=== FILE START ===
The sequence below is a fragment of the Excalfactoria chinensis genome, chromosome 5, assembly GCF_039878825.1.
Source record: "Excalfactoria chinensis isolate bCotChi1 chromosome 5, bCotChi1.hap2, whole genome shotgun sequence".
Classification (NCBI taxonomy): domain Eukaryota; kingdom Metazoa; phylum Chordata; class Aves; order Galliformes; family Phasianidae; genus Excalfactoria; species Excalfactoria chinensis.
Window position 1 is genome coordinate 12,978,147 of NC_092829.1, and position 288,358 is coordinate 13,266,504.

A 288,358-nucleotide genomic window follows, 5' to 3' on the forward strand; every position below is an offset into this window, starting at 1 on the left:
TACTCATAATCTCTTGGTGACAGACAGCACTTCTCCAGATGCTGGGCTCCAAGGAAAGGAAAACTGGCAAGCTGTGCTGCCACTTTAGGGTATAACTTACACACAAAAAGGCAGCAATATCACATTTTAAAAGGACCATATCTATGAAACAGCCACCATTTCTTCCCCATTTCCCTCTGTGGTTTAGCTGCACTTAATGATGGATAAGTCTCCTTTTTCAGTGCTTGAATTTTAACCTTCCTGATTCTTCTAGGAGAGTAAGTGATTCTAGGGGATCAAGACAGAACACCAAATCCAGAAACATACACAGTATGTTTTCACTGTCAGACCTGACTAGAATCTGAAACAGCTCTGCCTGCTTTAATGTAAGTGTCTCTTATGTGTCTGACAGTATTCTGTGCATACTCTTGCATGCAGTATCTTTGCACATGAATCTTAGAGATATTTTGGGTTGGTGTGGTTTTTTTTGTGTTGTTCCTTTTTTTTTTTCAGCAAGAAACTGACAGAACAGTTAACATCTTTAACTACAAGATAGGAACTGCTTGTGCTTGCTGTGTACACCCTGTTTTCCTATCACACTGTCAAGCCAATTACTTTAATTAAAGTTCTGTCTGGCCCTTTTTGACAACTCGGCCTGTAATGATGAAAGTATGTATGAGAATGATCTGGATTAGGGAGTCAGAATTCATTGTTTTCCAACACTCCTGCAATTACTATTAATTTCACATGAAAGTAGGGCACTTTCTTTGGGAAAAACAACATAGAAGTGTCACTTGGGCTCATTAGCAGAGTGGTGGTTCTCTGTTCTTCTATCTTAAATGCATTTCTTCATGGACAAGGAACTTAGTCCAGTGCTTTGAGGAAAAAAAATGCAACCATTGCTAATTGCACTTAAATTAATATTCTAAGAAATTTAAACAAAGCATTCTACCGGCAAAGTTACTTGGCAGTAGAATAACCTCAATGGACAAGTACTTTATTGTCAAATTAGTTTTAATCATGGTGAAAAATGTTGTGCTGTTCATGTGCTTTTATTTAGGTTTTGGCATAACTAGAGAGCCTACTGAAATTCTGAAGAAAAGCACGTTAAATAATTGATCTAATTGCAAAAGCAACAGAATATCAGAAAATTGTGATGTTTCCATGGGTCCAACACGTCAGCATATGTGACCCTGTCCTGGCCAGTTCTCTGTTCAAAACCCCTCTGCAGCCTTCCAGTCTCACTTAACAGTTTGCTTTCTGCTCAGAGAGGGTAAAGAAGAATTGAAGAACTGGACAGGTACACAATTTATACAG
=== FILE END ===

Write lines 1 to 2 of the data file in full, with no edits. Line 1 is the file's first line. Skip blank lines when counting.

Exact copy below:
The sequence below is a fragment of the Excalfactoria chinensis genome, chromosome 5, assembly GCF_039878825.1.
Source record: "Excalfactoria chinensis isolate bCotChi1 chromosome 5, bCotChi1.hap2, whole genome shotgun sequence".